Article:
# Inaccurate time intervals for a Metronome

Hello. I just started working on a metronome app that I would like to create. I’m having trouble with triggering the beat on precise time intervals. Besides that, Processing’s graphics are inconsistent too.

The logic is simple. I want to have a metronome running at 120 beats per minute, which precisely translates to 1 beat per 500,000,000 nanoseconds. What I’ve tried to do is store the system timer during time of initialisation, then increment that by 500,000,000 and trigger a tick every time the system time equals that incremented time.

For simplicity’s sake, I have replaced the tick with a print statement that prints out ‘Boom{n}’ for the nth tick since initialisation.

The problem: There is a significant lag between the time that it is suppose to trigger and the time that it actually does. This can be seen through the print statements (I used long variables to calculate this). On average, the gap between two ticks was ~530,000,000 which is almost a 0.03 seconds lag per tick. Over time, this lag accumulates and the accuracy is unacceptable for a metronome.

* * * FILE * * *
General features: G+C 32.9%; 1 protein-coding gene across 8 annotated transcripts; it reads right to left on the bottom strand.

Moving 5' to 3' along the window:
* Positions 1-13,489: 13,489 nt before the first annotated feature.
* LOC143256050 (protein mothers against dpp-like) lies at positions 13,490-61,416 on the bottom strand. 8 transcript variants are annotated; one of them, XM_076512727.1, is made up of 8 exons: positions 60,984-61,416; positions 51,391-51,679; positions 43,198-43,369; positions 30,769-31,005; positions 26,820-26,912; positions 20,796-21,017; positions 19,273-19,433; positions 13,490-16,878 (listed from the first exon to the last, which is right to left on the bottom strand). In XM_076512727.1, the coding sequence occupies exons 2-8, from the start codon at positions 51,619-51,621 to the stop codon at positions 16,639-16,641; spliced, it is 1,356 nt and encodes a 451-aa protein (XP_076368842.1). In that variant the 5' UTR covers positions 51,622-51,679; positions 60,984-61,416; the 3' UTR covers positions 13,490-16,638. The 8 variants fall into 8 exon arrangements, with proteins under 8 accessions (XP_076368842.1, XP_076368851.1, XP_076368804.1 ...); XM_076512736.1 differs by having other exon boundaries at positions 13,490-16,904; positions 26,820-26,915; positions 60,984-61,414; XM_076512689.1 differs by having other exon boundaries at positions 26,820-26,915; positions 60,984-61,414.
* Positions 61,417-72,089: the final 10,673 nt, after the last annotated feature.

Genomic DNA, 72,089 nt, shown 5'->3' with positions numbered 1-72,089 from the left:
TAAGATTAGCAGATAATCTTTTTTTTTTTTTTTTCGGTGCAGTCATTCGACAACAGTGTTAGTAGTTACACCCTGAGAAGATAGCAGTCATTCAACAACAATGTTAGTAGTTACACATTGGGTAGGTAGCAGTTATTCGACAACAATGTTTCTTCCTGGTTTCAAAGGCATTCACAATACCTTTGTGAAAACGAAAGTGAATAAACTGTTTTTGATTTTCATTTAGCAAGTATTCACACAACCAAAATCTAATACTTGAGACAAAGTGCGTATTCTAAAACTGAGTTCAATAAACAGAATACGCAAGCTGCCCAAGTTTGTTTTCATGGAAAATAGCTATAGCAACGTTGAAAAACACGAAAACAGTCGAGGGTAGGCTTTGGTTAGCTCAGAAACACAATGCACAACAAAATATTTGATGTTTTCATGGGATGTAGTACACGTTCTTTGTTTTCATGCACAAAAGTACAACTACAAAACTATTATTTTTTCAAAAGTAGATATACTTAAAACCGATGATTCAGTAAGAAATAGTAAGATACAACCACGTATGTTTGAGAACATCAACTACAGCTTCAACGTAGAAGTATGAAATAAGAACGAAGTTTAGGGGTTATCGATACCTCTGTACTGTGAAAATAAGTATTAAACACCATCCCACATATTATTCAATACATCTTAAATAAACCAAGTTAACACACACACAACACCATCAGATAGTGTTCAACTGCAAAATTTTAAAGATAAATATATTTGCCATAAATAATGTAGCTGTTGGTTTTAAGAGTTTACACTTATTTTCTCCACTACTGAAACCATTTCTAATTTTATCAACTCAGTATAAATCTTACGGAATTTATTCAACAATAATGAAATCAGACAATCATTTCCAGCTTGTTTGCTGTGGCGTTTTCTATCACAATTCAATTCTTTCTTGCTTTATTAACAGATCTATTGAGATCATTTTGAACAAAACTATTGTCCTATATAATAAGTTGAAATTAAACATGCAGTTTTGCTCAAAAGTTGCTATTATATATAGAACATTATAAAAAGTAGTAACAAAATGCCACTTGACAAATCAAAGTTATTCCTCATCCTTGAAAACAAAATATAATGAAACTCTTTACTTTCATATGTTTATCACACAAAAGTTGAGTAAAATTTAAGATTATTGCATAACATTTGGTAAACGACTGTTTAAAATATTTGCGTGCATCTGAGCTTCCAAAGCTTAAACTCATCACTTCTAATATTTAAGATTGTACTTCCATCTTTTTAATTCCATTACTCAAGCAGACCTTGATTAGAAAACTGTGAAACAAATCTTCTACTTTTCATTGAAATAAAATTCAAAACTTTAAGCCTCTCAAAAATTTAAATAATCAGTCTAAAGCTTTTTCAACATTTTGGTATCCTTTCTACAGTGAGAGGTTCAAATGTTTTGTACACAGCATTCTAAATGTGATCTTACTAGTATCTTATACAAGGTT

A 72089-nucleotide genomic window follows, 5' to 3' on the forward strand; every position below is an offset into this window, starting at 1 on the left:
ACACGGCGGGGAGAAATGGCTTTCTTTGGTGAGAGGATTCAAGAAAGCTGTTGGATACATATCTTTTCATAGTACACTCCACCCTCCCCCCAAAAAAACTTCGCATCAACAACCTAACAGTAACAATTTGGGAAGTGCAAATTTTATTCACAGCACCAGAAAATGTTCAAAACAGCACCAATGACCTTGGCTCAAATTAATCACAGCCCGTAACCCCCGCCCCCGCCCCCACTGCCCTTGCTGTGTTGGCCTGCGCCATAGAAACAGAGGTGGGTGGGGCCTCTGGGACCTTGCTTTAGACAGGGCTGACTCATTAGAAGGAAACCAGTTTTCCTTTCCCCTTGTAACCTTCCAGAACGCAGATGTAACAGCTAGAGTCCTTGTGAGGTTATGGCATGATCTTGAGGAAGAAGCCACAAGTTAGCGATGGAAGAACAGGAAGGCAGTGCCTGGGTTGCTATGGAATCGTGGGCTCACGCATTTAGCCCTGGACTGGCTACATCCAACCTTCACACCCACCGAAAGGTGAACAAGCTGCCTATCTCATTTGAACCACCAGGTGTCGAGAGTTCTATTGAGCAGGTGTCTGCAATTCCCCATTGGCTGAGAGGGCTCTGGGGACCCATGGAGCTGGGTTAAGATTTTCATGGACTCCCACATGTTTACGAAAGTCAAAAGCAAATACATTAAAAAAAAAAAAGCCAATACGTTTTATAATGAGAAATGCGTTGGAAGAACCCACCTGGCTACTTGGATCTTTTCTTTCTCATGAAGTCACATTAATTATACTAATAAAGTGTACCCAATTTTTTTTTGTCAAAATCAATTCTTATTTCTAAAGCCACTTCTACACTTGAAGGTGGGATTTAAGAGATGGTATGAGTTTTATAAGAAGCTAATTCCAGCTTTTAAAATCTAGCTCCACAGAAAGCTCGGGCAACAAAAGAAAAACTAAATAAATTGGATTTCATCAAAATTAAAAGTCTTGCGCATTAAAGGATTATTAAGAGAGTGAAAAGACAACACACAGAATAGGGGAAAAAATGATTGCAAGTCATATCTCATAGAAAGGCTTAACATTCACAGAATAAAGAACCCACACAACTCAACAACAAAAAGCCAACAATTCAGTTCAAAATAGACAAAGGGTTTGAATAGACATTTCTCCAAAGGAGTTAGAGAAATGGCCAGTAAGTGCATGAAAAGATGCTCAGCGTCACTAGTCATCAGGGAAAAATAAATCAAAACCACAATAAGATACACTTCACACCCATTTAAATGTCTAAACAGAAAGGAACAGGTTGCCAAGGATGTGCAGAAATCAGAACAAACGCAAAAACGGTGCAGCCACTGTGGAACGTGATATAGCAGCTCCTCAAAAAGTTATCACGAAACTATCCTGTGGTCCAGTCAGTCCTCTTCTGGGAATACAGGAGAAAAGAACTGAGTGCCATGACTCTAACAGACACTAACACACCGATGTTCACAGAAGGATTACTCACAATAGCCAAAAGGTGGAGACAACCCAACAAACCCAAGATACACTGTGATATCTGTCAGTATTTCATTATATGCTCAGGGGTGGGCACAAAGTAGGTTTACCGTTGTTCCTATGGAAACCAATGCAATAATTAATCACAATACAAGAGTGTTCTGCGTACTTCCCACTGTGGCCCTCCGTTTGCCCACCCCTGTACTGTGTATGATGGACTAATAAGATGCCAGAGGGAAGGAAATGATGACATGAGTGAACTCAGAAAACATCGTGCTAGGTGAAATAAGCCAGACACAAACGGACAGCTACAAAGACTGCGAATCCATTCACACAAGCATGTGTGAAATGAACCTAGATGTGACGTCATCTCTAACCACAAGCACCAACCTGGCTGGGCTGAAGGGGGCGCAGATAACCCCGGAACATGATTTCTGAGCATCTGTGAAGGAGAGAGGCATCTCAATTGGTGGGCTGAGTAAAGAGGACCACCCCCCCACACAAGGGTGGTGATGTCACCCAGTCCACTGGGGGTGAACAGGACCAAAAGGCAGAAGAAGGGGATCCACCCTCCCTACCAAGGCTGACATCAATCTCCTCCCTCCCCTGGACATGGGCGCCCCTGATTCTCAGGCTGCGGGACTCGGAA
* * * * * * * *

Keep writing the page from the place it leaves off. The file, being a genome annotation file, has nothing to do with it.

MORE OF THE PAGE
Here’s the code:

``````long initSysTime;
int c = 0;

float bpm = 120;
float interval = 1e9 / (bpm / 60);
float nextTime;

void setup() {
size(600, 600);
//frameRate(120);
initSysTime = System.nanoTime();
nextTime = initSysTime + interval;
}

void draw()  {
background(0);
float temp = System.nanoTime();

//ellipse(width/2, height/2, height/2, height/2);